NIH Research Festival
FARE Award Winner
Accurate control of cell identity is integral to maintaining healthy, functional systems, and deviations can lead to developmental defects and diseases, including cancer. Therefore, it is crucial to understand the regulatory mechanisms that drive cell type-specific functions. Enhancers are non-coding genetic elements that regulate transcription and are overwhelmingly responsible for cell type-specific gene expression. Additionally, over 80% of disease-associated genetic variants map to enhancer regions, emphasizing the need to understand their function. While nearly one million candidate enhancer regions have been identified, the functional characterization of enhancers has been a daunting challenge, particularly at genome-scale. The pancreas is a vital organ composed of multiple cell types. Our lab has identified candidate enhancer elements unique to the five major human pancreas cell types, and digital footprint analysis of chromatin accessibility data revealed that these regions are likely bound by cell type-specific transcription factors, underscoring the cell specificity. To systematically characterize the drivers of cell identity among the unique cell types, we are using a novel massively parallel reporter assay to quantify enhancer activity. We have prioritized candidate enhancers which contain differentially enriched transcription factor motifs, and those containing motifs of additional highly cell type-specific transcription factors. We have cloned thousands of candidate enhancers into lentiviral reporter libraries and are assessing activity of these elements in primary pancreas cells obtained from healthy donors. These results will yield the first functional enhancer map of human pancreas cells and advance our understanding of how these enhancers orchestrate the remarkable cell type-specific gene expression programs.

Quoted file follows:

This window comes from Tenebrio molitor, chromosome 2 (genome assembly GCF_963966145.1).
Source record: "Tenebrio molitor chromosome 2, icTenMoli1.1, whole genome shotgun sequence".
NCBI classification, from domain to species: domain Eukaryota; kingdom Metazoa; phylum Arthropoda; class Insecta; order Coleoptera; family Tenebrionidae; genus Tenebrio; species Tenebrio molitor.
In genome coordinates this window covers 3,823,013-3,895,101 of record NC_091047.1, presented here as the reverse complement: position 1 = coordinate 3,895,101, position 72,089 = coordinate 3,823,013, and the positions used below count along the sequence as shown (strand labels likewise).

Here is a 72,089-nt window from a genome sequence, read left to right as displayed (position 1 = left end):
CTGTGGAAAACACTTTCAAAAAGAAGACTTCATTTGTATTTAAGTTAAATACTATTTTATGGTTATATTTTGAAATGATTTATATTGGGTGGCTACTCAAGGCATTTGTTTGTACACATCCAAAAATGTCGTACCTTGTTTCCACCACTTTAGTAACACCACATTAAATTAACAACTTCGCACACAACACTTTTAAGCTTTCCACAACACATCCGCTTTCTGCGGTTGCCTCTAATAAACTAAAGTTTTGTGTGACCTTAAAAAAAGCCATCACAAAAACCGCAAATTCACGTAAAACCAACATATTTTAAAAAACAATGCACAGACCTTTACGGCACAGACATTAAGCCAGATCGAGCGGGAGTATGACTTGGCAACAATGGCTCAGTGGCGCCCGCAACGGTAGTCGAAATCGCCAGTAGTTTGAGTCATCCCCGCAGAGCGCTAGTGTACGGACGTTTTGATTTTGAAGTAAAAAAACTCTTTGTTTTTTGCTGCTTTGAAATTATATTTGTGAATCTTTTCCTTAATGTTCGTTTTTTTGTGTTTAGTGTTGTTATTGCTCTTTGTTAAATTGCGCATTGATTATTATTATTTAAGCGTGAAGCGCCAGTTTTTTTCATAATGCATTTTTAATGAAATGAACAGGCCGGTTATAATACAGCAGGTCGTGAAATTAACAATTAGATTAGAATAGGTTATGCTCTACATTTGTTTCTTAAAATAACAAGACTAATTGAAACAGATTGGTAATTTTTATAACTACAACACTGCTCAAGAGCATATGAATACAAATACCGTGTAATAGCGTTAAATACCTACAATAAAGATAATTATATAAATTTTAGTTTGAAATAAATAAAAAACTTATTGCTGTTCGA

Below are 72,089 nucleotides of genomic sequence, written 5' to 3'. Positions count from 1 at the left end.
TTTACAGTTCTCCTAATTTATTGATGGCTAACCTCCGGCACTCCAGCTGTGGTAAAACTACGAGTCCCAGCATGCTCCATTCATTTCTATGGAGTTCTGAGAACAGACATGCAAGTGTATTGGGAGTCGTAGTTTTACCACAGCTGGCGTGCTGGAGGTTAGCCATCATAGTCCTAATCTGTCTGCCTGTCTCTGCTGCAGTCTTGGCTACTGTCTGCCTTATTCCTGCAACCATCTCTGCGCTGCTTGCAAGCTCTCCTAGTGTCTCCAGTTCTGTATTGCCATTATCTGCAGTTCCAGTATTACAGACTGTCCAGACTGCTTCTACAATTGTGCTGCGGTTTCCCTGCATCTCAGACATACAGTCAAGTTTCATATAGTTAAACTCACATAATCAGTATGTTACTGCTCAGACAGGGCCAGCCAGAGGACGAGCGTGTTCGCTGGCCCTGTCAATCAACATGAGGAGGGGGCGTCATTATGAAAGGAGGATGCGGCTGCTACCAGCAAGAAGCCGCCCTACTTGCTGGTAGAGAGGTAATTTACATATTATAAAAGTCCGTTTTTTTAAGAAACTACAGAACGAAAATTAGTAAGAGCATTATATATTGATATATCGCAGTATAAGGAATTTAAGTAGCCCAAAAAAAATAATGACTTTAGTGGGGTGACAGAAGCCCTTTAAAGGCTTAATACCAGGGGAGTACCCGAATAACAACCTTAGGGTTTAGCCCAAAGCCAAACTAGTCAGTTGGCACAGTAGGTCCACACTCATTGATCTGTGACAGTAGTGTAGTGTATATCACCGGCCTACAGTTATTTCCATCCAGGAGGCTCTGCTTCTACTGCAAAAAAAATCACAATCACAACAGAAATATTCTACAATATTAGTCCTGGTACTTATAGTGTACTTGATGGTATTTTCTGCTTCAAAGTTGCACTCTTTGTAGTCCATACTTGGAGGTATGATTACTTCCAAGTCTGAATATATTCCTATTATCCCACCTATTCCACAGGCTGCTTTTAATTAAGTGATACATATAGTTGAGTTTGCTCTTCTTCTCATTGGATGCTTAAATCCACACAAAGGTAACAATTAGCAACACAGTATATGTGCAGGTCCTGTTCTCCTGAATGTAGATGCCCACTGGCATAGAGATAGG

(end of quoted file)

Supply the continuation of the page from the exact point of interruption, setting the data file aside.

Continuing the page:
Scientific Focus Area: Genetics and Genomics
This page was last updated on Monday, September 25, 2023